(Excerpt from the book Let a Billion Videogames Bloom.)

People play games for a variety of reasons. Exploring a virtual world brought to life; taking part in an interactive story; sharpening skills such as reasoning and decision-making; even just exercising memory and/or reflexes. Most games only address one or two of these wants. A few hybrid genres aim for maybe three. As in cooking, the different flavors can do wonders for each other.

Then there are roleplaying games. Right from their birth in the analog realm, they've been the most complex genre out there, that tried to have everything. No doubt due to their ancestry in wargames, on the one hand, and Lord of the Rings on the other: the ultimate tactical simulations, and the ultimate adventure, respectively. It's the key to their enormous appeal. It's also their undoing.

Even the best computer RPGs ever made infamously suffer from a host of problems: bugs; unfinished quests, areas or systems; broken difficulty curves. Even when they work well enough, people complain about pointless battles or other minigames getting in the way of exploration and/or story. It led to one of the biggest controversies in gaming at the end of the 2010s.

All that has just one common cause: complexity bigger than human beings can reasonably handle. Even large teams; you can only help a design process so much by adding more heads. Game, story, world: each is made of countless moving parts. How many balls can you juggle?

To aim for a more focused RPG isn't purism, it's self-preservation.

And so we get to the humble dungeon crawls. I've seen people deny their place under the RPG umbrella because they don't have a story, or much in the way of roleplaying. Which is ironic, seeing how Dungeons&Dragons was born of a dungeon crawl, by Gary Gygax's own admission. It makes sense, too: what's the most iconic locale in the aforementioned LOTR?

If you answered the mines of Moria, you're in good company. That part is even bookended by two of the most memorable lines in the story: "Speak friend and enter", and "Flee, you fools!"

Funny how you can evoke a powerful narrative in under ten words. As for roleplaying, what better way to let players express themselves than giving them the freedom to solve problems their own way?

Typified on the tabletop by The Keep on the Borderlands, an early module for D&D (that's still one of the most influential), dungeon crawls often take a simplified form on the computer, with Diablo and its ancestor Angband pared down to the town, with a single dungeon right below. It's still more than you get in Nethack, that dispenses with the town altogether, much like the original Rogue.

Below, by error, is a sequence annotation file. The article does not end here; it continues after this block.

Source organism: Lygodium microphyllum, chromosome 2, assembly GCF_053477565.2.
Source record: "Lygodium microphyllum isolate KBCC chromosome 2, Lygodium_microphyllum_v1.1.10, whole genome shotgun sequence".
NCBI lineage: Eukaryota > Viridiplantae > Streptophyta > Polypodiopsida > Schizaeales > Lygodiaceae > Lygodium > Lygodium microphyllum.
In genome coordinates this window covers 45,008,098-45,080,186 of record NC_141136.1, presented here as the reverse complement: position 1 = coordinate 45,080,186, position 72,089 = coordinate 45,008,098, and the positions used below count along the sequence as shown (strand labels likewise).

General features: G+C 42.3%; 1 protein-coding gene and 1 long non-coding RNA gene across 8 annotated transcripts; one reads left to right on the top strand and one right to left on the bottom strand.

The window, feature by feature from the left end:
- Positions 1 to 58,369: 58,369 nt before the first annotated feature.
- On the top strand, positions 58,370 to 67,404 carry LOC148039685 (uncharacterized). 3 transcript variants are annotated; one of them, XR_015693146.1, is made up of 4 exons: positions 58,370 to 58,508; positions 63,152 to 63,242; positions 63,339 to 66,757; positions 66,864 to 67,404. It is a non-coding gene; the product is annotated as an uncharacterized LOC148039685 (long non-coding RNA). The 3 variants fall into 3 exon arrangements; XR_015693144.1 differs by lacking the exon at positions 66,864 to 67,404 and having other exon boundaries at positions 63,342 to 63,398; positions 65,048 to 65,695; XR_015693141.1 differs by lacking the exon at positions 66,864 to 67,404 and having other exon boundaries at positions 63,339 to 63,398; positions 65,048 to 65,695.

One major exception is Eamon, which expands the tabletop formula to an entire "dungeon planet", inviting the same whimsical mix of genre fiction you can find in early Ultima games. You can tell how well it worked by the fact that the game's last update was fully three decades later, this side of 2010.

For a while I toyed with the idea of making a modern system inspired by it. With or without a command line, with or without graphics in addition to text, but in any event easier to write for. Took me a while, and an abandoned prototype, to realize it wasn't what I wanted. (The prototype paid off anyway.)

Dungeon crawls, you see, aren't about exotic locales or gripping stories. They're resource management games with a side of survival horror. And that means all those carefully crafted maps are little more than blank spaces for random encounters to happen in. Okay, planned encounters too. Same difference. Beat or cheat the big roary thing, steal its baubles, move on. At least in a roguelike I don't have to work my ass off to come up with yet another maze every time. The computer can churn out endless bowls of oatmeal all by itself.

(Not that the focus on combat precludes a meaningful narrative any more than martial arts movies do. But in those, the string of fight scenes is the story, rather than one being just sugar coating for the other.)

What if you could abstract the map even further? As it turns out, there is one classic title that tried to answer this question: Legend of the Red Dragon, a BBS door game. I played a web-based parody, many years after its time, and frankly failed to get the point back then. But the idea stayed with me to this day.

To wit: if dungeons are just places where you can meet a wandering monster now and then, how much do you lose by turning them into menus? Towns are already implemented that way in many games. It arguably lessens the sense of place (though you can still have text and/or pictures, not to mention submenus) but in return you get straight to the point, which is running into unpredictable challenges and figuring out how to face them with the resources you happen to have on hand at the moment.

Even better, you can offer players a lot more variety in how to deal with each kind of challenge when it's so much cheaper to implement any given option. And you know what else a menu-based interface ensures?

Your game is now highly accessible, and can be implemented with popular open source tools like Twine or Ren'Py. Hard to beat them for rapid prototyping and ease of development, really.

Sure, that makes for monotonous gameplay. But here's a tip: people secretly like grind. Simple, repetitive activities can be relaxing. And you can always add more stuff once you have the basics in place.

Yes, yes, I know. It's not your thing. You want to make an RPG with a nice big world to explore and an epic storyline where you save that world. But then, maybe go with game mechanics that emphasize finding clues, making allies and gathering strength, instead of having players whack giant rats with a pointy stick.